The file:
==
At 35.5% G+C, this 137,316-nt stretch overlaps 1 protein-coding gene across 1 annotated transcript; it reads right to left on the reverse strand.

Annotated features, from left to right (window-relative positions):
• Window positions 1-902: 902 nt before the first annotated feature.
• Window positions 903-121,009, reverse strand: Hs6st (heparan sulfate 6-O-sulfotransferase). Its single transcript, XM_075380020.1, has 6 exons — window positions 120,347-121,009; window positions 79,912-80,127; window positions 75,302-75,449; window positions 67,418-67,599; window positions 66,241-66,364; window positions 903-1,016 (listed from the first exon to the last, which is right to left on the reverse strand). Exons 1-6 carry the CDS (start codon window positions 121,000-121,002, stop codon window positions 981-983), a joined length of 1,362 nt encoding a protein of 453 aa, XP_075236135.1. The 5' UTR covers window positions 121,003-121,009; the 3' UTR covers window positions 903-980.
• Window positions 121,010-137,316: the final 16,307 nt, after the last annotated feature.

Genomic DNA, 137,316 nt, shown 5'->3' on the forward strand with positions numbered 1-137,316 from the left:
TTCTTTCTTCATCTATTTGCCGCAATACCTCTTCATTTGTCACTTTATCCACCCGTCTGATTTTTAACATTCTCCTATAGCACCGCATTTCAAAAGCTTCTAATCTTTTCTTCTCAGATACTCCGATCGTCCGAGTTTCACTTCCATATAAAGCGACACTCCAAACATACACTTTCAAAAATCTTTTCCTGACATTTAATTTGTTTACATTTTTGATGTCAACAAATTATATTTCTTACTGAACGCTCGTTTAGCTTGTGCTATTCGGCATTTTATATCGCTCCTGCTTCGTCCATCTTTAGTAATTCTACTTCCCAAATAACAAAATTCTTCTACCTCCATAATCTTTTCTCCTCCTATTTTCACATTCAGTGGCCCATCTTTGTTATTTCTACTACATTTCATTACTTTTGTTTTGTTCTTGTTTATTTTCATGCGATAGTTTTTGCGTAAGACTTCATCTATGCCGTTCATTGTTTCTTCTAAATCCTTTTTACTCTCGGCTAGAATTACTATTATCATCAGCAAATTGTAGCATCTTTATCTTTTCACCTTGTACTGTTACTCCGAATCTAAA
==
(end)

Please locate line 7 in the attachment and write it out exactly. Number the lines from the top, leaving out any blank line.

TTCTTTCTTCATCTATTTGCCGCAATACCTCTTCATTTGTCACTTTATCCACCCGTCTGATTTTTAACATTCTCCTATAGCACCGCATTTCAAAAGCTTCTAATCTTTTCTTCTCAGATACTCCGATCGTCCGAGTTTCACTTCCATATAAAGCGACACTCCAAACATACACTTTCAAAAATCTTTTCCTGACATTTAATTTGTTTACATTTTTGATGTCAACAAATTATATTTCTTACTGAACGCTCGTTTAGCTTGTGCTATTCGGCATTTTATATCGCTCCTGCTTCGTCCATCTTTAGTAATTCTACTTCCCAAATAACAAAATTCTTCTACCTCCATAATCTTTTCTCCTCCTATTTTCACATTCAGTGGCCCATCTTTGTTATTTCTACTACATTTCATTACTTTTGTTTTGTTCTTGTTTATTTTCATGCGATAGTTTTTGCGTAAGACTTCATCTATGCCGTTCATTGTTTCTTCTAAATCCTTTTTACTCTCGGCTAGAATTACTATTATCATCAGCAAATTGTAGCATCTTTATCTTTTCACCTTGTACTGTTACTCCGAATCTAAA